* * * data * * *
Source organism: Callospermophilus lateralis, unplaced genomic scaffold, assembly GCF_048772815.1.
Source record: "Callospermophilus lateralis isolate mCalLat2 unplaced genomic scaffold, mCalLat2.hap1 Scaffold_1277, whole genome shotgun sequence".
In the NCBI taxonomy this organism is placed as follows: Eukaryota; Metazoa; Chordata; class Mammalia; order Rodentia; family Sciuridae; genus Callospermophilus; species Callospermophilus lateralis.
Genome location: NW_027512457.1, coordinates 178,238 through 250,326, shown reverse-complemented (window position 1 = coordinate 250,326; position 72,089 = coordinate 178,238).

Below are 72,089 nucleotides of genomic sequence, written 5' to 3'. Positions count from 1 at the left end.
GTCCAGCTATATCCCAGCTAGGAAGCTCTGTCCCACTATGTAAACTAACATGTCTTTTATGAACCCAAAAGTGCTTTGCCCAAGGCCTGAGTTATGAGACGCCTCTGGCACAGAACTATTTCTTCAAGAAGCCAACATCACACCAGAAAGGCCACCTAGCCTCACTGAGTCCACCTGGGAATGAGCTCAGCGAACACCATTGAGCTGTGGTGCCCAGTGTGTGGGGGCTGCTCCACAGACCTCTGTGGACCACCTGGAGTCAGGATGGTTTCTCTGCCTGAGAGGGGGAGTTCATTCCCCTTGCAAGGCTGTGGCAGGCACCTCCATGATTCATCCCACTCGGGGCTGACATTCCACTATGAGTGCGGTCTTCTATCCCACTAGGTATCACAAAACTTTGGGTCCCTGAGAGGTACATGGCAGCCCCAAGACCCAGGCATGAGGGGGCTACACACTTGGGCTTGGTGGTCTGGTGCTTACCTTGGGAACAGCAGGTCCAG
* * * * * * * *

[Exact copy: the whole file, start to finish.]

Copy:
Source organism: Callospermophilus lateralis, unplaced genomic scaffold, assembly GCF_048772815.1.
Source record: "Callospermophilus lateralis isolate mCalLat2 unplaced genomic scaffold, mCalLat2.hap1 Scaffold_1277, whole genome shotgun sequence".
In the NCBI taxonomy this organism is placed as follows: Eukaryota; Metazoa; Chordata; class Mammalia; order Rodentia; family Sciuridae; genus Callospermophilus; species Callospermophilus lateralis.
Genome location: NW_027512457.1, coordinates 178,238 through 250,326, shown reverse-complemented (window position 1 = coordinate 250,326; position 72,089 = coordinate 178,238).

Below are 72,089 nucleotides of genomic sequence, written 5' to 3'. Positions count from 1 at the left end.
GTCCAGCTATATCCCAGCTAGGAAGCTCTGTCCCACTATGTAAACTAACATGTCTTTTATGAACCCAAAAGTGCTTTGCCCAAGGCCTGAGTTATGAGACGCCTCTGGCACAGAACTATTTCTTCAAGAAGCCAACATCACACCAGAAAGGCCACCTAGCCTCACTGAGTCCACCTGGGAATGAGCTCAGCGAACACCATTGAGCTGTGGTGCCCAGTGTGTGGGGGCTGCTCCACAGACCTCTGTGGACCACCTGGAGTCAGGATGGTTTCTCTGCCTGAGAGGGGGAGTTCATTCCCCTTGCAAGGCTGTGGCAGGCACCTCCATGATTCATCCCACTCGGGGCTGACATTCCACTATGAGTGCGGTCTTCTATCCCACTAGGTATCACAAAACTTTGGGTCCCTGAGAGGTACATGGCAGCCCCAAGACCCAGGCATGAGGGGGCTACACACTTGGGCTTGGTGGTCTGGTGCTTACCTTGGGAACAGCAGGTCCAG